The federal government added another $200 billion-plus to the budget deficit in August, pushing the fiscal 2020 budget shortfall to over $3 trillion with one month still left in the fiscal year.
Uncle Sam continues to rack up enormous monthly budget deficits. The August shortfall came in at $200.1 billion, according to the Treasury Department’s Monthly Treasury Statement, pushing the fiscal 2020 budget shortfall to $3.01 trillion. That’s more than double the previous record deficit of 1.413 trillion set in FY 2009 at the height of the financial crisis.
According to CBO projections, the federal budget deficit will come in at $3.3 trillion for fiscal 2020. That’s more than triple the budget shortfall last year and more than double the previous deficit record set at the onset of the Great Recession.
The federal budget deficit for July was only $63 billion, according to the latest Monthly Treasury Statement issued by the Treasury Department.
Of course, $63 billion is a huge budget shortfall. I say “only $63 billion” simply because it pales in comparison to the $864.1 billion deficit in June. In reality, the July deficit continues the trend of unprecedented borrowing and spending we’ve seen throughout the year.
The Federal Reserve serves as the great enabler. As I put it in a recent article, it is the engine that drives the most powerful government in the history of the world. The Fed’s ability to print money out of thin air backstops borrowing spending and removes any meaningful limits on the US government’s actions. It also creates the illusion that there are no consequences to the government’s actions.
We’re seeing that in spades in the central bank and federal government’s response to the coronavirus pandemic. The government is borrowing trillions of dollars and the Fed is monetizing that debt. On top of that, the central bank is propping up the stock market through its easy-money policy and corporate bond-buying programs.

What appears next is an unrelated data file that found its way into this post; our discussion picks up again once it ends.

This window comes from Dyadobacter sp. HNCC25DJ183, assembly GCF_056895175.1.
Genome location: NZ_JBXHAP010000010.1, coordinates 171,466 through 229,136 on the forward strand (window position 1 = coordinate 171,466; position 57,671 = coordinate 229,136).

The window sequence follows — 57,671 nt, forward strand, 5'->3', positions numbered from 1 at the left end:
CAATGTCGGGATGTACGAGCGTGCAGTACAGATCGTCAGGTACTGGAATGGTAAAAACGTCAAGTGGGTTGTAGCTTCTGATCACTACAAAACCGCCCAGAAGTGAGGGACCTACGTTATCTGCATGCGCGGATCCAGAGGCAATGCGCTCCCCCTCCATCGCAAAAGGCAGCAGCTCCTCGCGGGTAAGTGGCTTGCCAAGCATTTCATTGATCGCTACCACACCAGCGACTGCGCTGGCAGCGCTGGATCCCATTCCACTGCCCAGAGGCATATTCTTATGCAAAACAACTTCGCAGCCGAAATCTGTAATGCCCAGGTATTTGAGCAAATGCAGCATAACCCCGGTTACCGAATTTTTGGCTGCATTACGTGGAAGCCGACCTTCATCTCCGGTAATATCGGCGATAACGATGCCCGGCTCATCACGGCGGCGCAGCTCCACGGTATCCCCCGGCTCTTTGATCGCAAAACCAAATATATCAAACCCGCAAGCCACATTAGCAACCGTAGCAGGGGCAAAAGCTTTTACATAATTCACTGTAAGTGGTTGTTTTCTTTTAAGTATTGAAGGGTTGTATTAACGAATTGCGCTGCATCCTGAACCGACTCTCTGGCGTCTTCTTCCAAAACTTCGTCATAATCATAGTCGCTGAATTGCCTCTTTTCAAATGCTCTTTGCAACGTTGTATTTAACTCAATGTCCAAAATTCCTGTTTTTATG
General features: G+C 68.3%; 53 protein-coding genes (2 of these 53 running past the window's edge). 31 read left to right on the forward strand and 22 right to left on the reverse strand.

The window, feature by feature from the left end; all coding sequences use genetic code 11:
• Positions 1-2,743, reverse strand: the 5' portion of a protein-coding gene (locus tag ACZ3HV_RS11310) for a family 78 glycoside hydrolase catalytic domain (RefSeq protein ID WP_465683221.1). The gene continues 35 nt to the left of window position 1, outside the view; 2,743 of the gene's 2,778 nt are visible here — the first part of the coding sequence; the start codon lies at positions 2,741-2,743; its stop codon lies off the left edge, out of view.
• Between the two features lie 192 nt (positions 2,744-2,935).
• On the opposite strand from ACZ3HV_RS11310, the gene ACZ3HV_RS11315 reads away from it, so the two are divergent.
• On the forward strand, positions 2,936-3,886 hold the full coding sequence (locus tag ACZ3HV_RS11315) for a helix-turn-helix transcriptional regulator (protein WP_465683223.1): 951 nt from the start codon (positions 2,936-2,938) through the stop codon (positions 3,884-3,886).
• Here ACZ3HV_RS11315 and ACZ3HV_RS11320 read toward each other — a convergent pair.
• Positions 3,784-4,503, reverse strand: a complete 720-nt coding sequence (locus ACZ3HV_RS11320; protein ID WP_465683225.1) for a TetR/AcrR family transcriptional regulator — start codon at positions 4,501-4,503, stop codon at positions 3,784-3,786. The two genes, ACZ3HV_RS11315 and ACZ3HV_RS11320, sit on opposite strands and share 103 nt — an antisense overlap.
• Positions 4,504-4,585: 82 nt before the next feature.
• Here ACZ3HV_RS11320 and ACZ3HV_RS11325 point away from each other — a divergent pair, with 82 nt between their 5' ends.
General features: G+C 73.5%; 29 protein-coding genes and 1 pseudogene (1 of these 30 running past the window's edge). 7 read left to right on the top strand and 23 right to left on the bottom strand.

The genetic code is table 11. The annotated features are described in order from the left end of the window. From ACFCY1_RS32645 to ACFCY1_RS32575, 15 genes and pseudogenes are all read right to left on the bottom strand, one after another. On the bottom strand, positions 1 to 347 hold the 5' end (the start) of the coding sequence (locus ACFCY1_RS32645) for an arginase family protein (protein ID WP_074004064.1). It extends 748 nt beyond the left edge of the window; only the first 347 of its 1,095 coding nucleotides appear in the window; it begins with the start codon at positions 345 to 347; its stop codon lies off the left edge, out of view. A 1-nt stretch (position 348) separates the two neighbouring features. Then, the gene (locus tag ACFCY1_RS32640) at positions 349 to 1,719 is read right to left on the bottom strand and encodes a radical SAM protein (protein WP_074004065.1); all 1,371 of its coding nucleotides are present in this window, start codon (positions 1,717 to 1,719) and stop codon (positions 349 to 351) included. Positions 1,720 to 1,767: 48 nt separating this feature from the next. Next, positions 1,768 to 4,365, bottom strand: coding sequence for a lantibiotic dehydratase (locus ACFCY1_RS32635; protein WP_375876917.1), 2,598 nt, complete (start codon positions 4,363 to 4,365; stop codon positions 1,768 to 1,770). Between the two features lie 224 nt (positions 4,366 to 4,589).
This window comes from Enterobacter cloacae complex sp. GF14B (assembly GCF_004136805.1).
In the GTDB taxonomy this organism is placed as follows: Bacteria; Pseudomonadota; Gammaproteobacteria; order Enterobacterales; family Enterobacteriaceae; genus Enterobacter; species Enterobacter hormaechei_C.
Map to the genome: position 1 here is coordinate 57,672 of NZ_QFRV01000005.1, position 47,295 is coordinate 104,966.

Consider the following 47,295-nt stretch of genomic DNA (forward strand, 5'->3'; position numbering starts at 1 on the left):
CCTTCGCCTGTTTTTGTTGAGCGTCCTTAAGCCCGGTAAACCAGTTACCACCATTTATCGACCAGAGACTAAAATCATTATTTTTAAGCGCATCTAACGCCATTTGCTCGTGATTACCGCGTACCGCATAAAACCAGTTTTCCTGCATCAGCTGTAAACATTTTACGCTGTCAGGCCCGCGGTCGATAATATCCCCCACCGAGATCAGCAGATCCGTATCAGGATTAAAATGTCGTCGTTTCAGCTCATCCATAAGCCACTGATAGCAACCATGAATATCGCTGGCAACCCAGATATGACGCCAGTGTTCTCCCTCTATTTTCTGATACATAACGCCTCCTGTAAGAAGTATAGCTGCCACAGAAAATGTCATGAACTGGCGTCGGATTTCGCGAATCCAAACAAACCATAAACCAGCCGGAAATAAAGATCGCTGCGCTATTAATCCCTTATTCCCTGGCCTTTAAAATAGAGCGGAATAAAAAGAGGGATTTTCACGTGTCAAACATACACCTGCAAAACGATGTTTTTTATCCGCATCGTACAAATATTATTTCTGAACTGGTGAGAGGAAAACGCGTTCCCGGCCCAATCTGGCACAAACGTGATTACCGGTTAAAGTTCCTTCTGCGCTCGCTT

The federal budget deficit in June totaled nearly the entire 2019 fiscal year shortfall and was bigger than the 2018 deficit.
The June deficit came in at $864.1 billion dollars, according to the latest Treasury Department report. To put that into perspective, the budget shortfall for fiscal 2019 was $984 billion and in 2018, the deficit was a “mere” $779 billion.
The Federal Reserve serves as the engine that makes all of the US government’s unconstitutional spending possible. Without the Fed, the entire system would collapse.
Just consider this: in March and April of this year, the Federal Reserve effectively monetized 100 percent of the new debt taken on by the U.S. government.
On June 9, the national debt surged above $26 trillion. Just over one month before that, the debt eclipsed $25 trillion. And 28 days before that, the national debt stood at a mere $24 million. May’s budget shortfall came in at a staggering $398.8 billion, pushing the fiscal 2020 deficit to $1.88 trillion
And there is no end to the borrowing and spending in sight.
After the stock market tanked last week, the Trump administration tried to do damage control and talk the economy back up. In his podcast, Peter Schiff said the damage control fell flat. In fact, everything the government is doing claiming to help isn’t helping at all.
Protests have rocked the US in the wake of George Floyd’s death at the hands of a Minneapolis police officer. In some areas, peaceful protests have crossed the line into violence and looting. But the real question is what are the long-lasting political ramifications that will come out of the unrest?
Peter Schiff talked about it during a recent podcast and worried that it could lead to bigger government and more socialism.
Federal Reserve Chairman Jerome Powell went negative in a webcast speech on Wednesday, May 13.
I’m not talking about negative interest rates, although that could be coming down the pike as well. Powell went negative on the prospects of a quick economic recovery.
He’s right about the prospects for the economy, but he’s wrong about the solution. That’s because he doesn’t even realize it’s Fed policy at the root of the problem to begin with.